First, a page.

Killing the Golden Goose
“He loses his chips and stalks around like a caged tiger for a minute and then rushes out of the casino.”
In 2010, while Canada celebrated the Winter Olympics in Vancouver and the city was heralded as a global model of prosperity and livability—a small group of Gaming Policy and Enforcement Branch (GPEB) and RCMP investigators were in a different mood. The way Calvin Chrustie saw it, Vancouver was sort of like one of those exotically coloured tropical fish. On the surface, it’s beautiful. But the flesh is toxic.
So in Vancouver, under the sparkling veneer of wealth and health, torrents of dark money from China were flooding the casinos and empty condo towers. A new financial system based on secretive transactions had become the city’s economic centre of gravity. The two dominant sources of liquidity at opposite poles: drug money and capital flight from mainland China.
In a Nov. 24, 2010, letter to the Lottery Corp. executives, GPEB’s director of casino investigations, Derek Dickson, wrote that he was very concerned by a “dramatic increase” in suspicious cash transactions involving numerous patrons at Vancouver-area casinos. “It typically involves well-known LCT [large cash transaction] patrons that play baccarat and arrive with cash as a buy-in,” Dickson wrote. “We believe BCLC [British Columbia Lottery Corporation] needs to seek solutions to the obvious, and increasing, money-laundering that is occurring, particularly involving the flood of small denomination currency, within B.C. casinos.”
Dickson pointed to one particular high roller who completed $3.9 million in cash buy-ins in just eight weeks. The man, who supposedly owned coal mines in China, was one of a Big Circle Boys-linked alleged money launderer’s all-time top clients. In the two-month binge, the man used almost all $20s. Night after night, he brought in about $200,000 cash—wrapped in rubber bands in bricks of $10,000—stashed in gym bags. In one case, Sha quickly lost $330,000 playing baccarat.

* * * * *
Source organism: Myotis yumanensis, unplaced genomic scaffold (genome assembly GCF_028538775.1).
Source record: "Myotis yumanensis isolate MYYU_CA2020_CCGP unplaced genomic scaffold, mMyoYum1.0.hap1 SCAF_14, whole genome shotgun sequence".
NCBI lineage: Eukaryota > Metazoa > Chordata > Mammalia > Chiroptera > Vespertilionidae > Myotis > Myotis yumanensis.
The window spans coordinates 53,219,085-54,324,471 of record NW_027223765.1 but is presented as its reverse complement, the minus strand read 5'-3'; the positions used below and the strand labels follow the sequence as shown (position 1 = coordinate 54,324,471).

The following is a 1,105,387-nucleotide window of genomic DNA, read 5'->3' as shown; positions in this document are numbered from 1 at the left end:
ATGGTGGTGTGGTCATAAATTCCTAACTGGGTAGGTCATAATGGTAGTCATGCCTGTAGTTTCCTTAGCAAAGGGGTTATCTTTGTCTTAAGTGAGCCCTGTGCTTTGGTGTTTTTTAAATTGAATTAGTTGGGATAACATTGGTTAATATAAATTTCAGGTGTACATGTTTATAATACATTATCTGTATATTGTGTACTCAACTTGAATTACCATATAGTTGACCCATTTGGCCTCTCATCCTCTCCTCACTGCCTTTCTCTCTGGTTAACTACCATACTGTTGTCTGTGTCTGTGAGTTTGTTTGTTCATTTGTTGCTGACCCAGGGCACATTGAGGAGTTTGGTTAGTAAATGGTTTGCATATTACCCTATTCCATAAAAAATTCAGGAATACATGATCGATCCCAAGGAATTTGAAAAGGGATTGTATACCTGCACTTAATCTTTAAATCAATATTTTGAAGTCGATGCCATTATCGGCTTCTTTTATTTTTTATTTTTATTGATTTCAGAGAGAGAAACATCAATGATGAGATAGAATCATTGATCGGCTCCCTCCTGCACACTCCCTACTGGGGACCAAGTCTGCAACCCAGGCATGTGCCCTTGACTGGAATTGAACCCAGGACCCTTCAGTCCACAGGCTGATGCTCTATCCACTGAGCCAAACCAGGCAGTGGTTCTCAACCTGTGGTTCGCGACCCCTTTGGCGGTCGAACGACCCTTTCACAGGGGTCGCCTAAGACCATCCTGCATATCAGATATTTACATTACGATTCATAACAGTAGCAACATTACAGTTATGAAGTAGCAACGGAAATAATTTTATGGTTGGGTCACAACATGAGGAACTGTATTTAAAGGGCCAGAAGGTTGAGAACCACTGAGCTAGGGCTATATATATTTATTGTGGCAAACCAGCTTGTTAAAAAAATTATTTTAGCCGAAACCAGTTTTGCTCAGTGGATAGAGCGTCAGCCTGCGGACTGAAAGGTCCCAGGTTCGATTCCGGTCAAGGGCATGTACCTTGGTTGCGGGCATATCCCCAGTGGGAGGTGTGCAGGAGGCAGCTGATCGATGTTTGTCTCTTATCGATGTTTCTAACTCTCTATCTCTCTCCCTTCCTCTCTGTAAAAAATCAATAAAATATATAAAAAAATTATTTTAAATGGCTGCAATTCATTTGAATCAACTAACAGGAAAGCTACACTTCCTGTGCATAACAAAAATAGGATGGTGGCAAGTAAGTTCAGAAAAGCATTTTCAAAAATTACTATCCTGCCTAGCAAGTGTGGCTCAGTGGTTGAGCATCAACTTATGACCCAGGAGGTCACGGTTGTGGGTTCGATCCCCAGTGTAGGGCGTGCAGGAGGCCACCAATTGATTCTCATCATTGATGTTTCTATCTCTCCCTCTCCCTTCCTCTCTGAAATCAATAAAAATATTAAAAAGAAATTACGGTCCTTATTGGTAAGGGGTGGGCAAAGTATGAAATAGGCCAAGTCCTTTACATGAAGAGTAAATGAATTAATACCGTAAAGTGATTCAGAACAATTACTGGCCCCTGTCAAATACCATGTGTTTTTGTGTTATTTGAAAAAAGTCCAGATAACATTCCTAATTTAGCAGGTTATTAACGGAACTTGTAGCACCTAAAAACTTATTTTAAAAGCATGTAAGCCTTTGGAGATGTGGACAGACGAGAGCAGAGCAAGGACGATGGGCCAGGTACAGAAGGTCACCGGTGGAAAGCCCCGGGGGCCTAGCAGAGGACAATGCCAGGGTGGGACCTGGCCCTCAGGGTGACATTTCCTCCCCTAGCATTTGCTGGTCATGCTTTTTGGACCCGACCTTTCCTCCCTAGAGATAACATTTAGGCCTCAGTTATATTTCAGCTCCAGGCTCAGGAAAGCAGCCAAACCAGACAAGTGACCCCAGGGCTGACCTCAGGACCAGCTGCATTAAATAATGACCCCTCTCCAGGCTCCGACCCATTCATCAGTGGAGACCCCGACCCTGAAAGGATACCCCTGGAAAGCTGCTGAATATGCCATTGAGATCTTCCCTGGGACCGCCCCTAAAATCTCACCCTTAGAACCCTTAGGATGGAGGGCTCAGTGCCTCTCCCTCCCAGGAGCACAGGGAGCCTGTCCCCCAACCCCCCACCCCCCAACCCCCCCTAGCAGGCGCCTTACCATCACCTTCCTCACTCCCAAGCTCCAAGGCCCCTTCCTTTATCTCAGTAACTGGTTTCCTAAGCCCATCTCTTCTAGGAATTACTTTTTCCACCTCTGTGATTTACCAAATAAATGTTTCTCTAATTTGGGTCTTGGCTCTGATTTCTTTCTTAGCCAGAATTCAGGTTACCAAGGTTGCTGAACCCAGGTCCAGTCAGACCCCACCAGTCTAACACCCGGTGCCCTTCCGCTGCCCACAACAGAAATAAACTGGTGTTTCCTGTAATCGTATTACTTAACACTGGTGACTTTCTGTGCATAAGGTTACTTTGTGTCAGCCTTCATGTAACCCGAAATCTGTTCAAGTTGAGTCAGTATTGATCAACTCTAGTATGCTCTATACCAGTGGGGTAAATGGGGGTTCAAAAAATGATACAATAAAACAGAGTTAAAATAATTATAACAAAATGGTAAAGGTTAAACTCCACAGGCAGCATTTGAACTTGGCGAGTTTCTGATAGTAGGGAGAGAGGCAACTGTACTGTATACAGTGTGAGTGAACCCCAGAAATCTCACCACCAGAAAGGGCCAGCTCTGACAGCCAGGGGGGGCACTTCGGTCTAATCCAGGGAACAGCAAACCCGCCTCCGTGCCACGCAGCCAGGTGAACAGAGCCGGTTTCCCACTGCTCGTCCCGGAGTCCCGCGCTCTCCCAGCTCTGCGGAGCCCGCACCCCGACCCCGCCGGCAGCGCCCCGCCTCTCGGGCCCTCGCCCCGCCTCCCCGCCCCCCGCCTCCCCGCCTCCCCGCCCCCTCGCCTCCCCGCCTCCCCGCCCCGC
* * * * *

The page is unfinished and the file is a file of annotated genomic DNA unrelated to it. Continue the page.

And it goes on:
A GPEB investigator who viewed the incriminating surveillance tape couldn’t get over the imagery: “He loses his chips and stalks around like a caged tiger for a minute and then rushes out of the casino.”
The man was immediately met by a car at the casino’s front door and handed “an object” from the trunk. And he walked back inside to gamble with the contents of the bag—$325,000 in casino chips. In his letter, Dickson informed the Lottery Corp. that he and GPEB director Joe Schalk had met with Inspector Barry Baxter of the RCMP’s Integrated Proceeds of Crime (IPOC) team, “and they are well aware of the issue and are seriously concerned that the casinos are being used as a method to launder large sums of money for organized crime groups.”
But the Lottery Corp. refused to accept this view. As long as these foreign baccarat high rollers presented a picture I.D., claimed to be involved in a business of some sort, and had some history of gambling in B.C. government casinos, the Lottery Corp. considered the cash clean. No questions asked.
And in an argument that particularly galled GPEB, the Lottery Corp. asserted that Chinese VIPs had a cultural preference for gambling with bags of cash—for them, cash was lucky—so it was inappropriate to invade their privacy and view duffel bags of cash with suspicion. This was the kind of stupidity that burned Schalk, a former RCMP officer. Schalk and his GPEB colleagues were getting the feeling that B.C.’s government actually welcomed dirty money from visitors who claimed to be “industrialists.”